CPU settings. How to change the frequency of the processor without utilities and reboot in Linux

Well, what is it for? Maybe you want to save resources. In my case, I use this setting to reduce CPU heat. The maximum frequency on my processor is 2.3 GHz. The minimum allowable frequency is 2.0 GHz. Therefore, I made every core of my processor work within the 2 GHz range. Everything works as before. I don’t feel the difference in speed at all.

We can change our processor settings on the fly!

No reboot required!

Utilities are not required!

Utilities that control the speed of the processor – abstractions that are needed to simplify.

How many cores does your processor have?

We can change the settings for each of our cores! … Individually!

Now where are our settings located? Let’s get a look. Use these commands:

cd /sys/devices/system/cpu/
ls -a
.  ..  cpu0  cpu1  cpu2  cpu3  cpufreq  cpuidle  hotplug  isolated  kernel_max  microcode  modalias  offline  online  possible  power  present  smt  uevent  vulnerabilities

I have a four core processor. Therefore, I have four directories: cpu0, cpu1, cpu2, cpu3. As you guessed, these are the directories for each of the cores. Their numbering starts from zero. So, if you have 2 cores, your directories will be called cpu0, cpu1.

There is a lot of information here. There is even about thermal throttling. This thing reduces the performance of your processor when it starts to overheat, thereby protecting it.

We can read about all information files in the technical documentation of the Linux kernel.

Information about the processor, as well as about each of the cores can be viewed through this command:

cat /proc/cpuinfo 

You can see the real-time frequency of the processor cores by this command.

cat /proc/cpuinfo | grep -i mhz
cpu MHz		: 1999.788
cpu MHz		: 1999.759
cpu MHz		: 1999.830
cpu MHz		: 1999.759

Try to enter it several times and you will see it.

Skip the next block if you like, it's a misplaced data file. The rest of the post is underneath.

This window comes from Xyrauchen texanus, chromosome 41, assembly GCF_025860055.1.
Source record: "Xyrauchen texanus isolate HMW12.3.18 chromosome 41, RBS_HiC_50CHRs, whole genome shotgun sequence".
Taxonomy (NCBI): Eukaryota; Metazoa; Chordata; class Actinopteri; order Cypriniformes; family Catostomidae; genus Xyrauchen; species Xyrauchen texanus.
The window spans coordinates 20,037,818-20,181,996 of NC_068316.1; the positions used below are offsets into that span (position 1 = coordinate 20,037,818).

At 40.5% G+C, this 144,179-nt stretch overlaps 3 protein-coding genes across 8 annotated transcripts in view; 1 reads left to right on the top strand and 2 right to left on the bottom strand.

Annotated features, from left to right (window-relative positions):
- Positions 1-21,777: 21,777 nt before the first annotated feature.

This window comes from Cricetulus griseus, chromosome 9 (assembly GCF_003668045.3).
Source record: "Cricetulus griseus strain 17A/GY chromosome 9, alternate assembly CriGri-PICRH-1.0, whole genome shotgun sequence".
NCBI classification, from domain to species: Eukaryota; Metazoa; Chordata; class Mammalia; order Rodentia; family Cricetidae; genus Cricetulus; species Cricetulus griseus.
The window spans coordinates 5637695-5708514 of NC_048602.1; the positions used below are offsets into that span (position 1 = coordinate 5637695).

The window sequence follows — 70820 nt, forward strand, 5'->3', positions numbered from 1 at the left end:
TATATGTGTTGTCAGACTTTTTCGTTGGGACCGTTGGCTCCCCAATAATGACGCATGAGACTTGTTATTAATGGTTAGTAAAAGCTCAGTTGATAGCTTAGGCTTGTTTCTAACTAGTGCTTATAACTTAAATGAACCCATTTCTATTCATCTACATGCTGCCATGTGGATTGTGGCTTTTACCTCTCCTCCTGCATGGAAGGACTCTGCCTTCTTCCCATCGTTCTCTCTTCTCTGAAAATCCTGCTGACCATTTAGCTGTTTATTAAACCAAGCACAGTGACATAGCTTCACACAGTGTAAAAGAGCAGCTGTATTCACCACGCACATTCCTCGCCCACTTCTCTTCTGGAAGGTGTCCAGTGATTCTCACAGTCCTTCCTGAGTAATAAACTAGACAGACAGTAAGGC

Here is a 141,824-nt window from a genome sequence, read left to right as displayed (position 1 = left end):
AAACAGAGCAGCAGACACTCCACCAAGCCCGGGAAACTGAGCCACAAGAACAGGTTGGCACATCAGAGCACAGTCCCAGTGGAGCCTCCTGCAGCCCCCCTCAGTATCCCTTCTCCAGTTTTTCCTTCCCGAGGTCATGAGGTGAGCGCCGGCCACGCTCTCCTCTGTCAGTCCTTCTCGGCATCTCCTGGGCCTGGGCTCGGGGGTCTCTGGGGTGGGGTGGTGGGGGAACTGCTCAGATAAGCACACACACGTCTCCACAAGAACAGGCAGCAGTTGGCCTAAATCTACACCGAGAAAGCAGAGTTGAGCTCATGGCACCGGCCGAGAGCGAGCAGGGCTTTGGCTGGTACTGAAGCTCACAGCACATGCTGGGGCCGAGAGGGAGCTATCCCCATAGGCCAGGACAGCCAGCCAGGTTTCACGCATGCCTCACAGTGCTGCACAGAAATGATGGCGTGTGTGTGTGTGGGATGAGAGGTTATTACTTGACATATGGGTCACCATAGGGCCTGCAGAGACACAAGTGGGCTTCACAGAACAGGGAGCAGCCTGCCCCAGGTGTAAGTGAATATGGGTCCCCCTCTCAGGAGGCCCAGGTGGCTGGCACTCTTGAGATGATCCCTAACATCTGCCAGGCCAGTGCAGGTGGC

Now, how can we change the frequency of the cores? Let’s go here:

cd /sys/devices/system/cpu/cpu0/cpufreq/

This is our first core. Let’s see what is in this directory.

ls -a
.   affected_cpus  cpuinfo_max_freq  cpuinfo_transition_latency  related_cpus                   scaling_available_governors  scaling_driver    scaling_max_freq  scaling_setspeed
..  bios_limit     cpuinfo_min_freq  freqdomain_cpus             scaling_available_frequencies  scaling_cur_freq             scaling_governor  scaling_min_freq  stats

Let’s first see what frequencies we can set for the first core (and for all the others):

cat scaling_available_frequencies
2333000 2000000

This means that my cores support only these frequencies. So, I can choose from two.

There are also these two files that act as limits:

cat cpuinfo_max_freq
cat cpuinfo_min_freq

This command allows us to view the frequency on the core in real time:

cat scaling_cur_freq

These files allow us to set our core frequency:


Attention! Here we can choose the options that are in the file scaling_available_frequencies. If you enter something else, it will not work.

Also there is a file:


Probably the Linux kernel takes this information straight from BIOS. So, if you are interested in CPU overclocking, this may be what you need.

Now let’s change the frequency of our core!

echo 2000000 | sudo tee /sys/devices/system/cpu/cpu0/cpufreq/scaling_max_freq 
echo 2000000 | sudo tee /sys/devices/system/cpu/cpu1/cpufreq/scaling_max_freq 
echo 2000000 | sudo tee /sys/devices/system/cpu/cpu2/cpufreq/scaling_max_freq 
echo 2000000 | sudo tee /sys/devices/system/cpu/cpu3/cpufreq/scaling_max_freq 

This command allows me to set the frequency for all four cores.

Attention! These configuration files are in RAM, so after a reboot, our configuration will disappear!

Therefore, you need to make sure that every time the system boots, this setting takes effect.

How to make settings work on every boot

So, there are many ways, but I did it that way.

  1. I wrote a script:
#!/bin/sh -e
echo 2000000 > /sys/devices/system/cpu/cpu0/cpufreq/scaling_max_freq
echo 2000000 > /sys/devices/system/cpu/cpu1/cpufreq/scaling_max_freq
echo 2000000 > /sys/devices/system/cpu/cpu2/cpufreq/scaling_max_freq
echo 2000000 > /sys/devices/system/cpu/cpu3/cpufreq/scaling_max_freq
exit 0

2. Then i named it as frequencies and put it here:


3. Then i launched crontab -e as root(it is important):

sudo crontab -e

4. And put there this line:

@reboot /usr/sbin/frequencies

And it works.